“I absolutely agree with the idea of Shaq as a hybrid player,” Rang said, “most likely as a 4-3 outside linebacker and safety. I think that’s what we’re seeing in the NFL. There’s a number of teams that use hybrid offensive players — tight ends, wide receivers — so NFL teams are going to have to adjust and try to find hybrid defensive players to handle those kind of responsibilities.”
Rang said Thompson is still more likely to try to avoid blockers with his agility rather than take them on with brute strength, but with more NFL offenses favoring finesse over ground-and-pound, that isn’t necessarily a bad thing.
“Because of Shaq’s unique size, speed, ball skills and instincts,” Rang said, “he’s one of those players uniquely capable of handling that.”
Thompson said he assumed he’d be playing safety at Washington — that’s where he played as a 5-star prospect at Grant High School — but then-defensive coordinator Justin Wilcox created a hybrid safety/linebacker position to get Thompson on the field as a freshman.
As a first-year college player learning linebacker responsibilities for the first time, Thompson was a little lost. So he relied on UW middle linebacker John Timu to coach him on the finer points.
“I really didn’t know what to do,” Thompson said. “My first year, I was just out there playing ball. I had John Timu, he was like my eyes. He was telling me what to do on the field, and I would just go play.”
He also had to learn how to watch and break down game film, something his coaches had done for him in high school.
“I’ve always seen Shaq and John Timu together watching film, always talking about the game, talking about coverage,” Shelton said. “It’s just crazy to see how the season went. He’s just a playmaker. He’s going to chase down someone 20 yards and make a play, maybe cause a fumble, probably take it 90 yards and score. He could probably kick the extra point, too.”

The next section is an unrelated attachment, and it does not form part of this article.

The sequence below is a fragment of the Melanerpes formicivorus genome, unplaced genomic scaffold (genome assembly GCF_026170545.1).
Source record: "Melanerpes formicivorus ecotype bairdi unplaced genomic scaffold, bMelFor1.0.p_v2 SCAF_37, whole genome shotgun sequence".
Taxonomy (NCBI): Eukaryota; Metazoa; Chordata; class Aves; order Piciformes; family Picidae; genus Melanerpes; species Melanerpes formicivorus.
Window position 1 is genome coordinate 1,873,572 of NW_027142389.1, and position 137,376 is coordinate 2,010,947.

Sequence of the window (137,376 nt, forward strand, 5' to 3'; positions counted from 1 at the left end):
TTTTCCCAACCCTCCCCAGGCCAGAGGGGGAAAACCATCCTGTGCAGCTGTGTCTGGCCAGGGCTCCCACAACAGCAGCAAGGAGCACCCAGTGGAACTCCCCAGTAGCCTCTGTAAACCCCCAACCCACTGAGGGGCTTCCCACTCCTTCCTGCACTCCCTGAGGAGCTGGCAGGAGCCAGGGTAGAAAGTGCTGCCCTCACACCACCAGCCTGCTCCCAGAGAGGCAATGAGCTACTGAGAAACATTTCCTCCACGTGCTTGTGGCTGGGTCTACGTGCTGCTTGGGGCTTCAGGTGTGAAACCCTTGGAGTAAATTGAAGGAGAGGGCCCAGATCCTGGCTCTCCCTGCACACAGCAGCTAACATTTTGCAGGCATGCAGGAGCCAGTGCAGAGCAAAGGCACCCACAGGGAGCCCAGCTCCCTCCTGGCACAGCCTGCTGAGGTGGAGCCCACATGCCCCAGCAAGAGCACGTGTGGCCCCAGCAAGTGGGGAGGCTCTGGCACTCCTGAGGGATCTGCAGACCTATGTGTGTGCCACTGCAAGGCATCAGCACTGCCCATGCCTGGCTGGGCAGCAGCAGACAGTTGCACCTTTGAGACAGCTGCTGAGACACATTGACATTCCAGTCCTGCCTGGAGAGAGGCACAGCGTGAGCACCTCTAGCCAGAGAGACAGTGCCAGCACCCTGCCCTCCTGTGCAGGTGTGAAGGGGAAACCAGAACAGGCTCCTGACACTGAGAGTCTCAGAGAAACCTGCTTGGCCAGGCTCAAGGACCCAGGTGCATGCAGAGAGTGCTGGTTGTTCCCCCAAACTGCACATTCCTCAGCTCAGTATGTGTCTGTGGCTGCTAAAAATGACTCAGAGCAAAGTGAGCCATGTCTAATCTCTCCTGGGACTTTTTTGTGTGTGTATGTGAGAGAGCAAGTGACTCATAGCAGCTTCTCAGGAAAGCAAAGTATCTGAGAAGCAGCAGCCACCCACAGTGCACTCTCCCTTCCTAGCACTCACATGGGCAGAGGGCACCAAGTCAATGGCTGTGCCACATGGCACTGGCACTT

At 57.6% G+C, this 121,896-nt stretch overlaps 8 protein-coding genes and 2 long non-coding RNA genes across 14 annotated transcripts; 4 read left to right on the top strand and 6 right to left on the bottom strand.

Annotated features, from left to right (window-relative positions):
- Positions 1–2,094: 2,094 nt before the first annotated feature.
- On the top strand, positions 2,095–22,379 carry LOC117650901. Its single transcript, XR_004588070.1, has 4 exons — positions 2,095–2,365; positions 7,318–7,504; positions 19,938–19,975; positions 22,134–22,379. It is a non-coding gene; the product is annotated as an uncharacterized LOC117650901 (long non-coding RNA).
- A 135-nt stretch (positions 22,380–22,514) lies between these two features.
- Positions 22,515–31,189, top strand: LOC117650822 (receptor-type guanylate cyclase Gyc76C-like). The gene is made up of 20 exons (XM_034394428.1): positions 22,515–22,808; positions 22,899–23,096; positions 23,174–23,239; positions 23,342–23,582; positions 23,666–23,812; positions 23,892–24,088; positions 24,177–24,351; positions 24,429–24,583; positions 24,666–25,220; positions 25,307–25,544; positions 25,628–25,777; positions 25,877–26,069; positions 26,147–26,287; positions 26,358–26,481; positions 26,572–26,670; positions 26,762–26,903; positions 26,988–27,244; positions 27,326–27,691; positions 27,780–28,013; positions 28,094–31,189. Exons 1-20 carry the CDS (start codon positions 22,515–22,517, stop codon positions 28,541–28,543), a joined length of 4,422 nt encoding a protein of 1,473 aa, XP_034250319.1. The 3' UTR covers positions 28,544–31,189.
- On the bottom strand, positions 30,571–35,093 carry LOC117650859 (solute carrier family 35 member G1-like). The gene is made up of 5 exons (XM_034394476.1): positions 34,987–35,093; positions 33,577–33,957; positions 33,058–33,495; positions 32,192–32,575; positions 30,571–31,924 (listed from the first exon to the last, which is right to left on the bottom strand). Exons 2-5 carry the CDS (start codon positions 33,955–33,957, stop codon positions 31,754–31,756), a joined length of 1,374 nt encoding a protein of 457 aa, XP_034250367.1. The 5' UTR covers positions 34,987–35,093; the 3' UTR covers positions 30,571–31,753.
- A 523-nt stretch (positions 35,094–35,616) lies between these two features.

Petersen said Thompson has become more technically and fundamentally sound.
“There are little detail things that are hard for the average fan to see, but as a coach you can see, ‘OK, that was pretty good.’ And when guys play with true fundamentals — I think (linebackers coach) Bob Gregory’s done a really good job with him in terms of those type of things,” Petersen said. “That’s why you saw him show up so much not only at linebacker, but special teams as well.”
Rang projects Thompson as the 20th overall pick in his most recent mock draft. He has Shelton going 16th overall to Houston, and former cornerback Marcus Peters — dismissed from the team in November — going 30th to New England.
UW’s single-season and career sacks leader, Hau’oli Kikaha, likely projects as a second or third-round pick, Rang said. Like Thompson, his uncertain NFL fit — 4-3 defensive end? Rush end? Outside linebacker? — makes him a unique prospect.
But nobody is as unique as Thompson.
“He’s improved in the areas that make sense playing defense in today’s NFL,” Rang said. “It’s not a traditional linebacker role. That’s what makes him so unique and makes his projection a little bit more complicated than most outside linebackers.”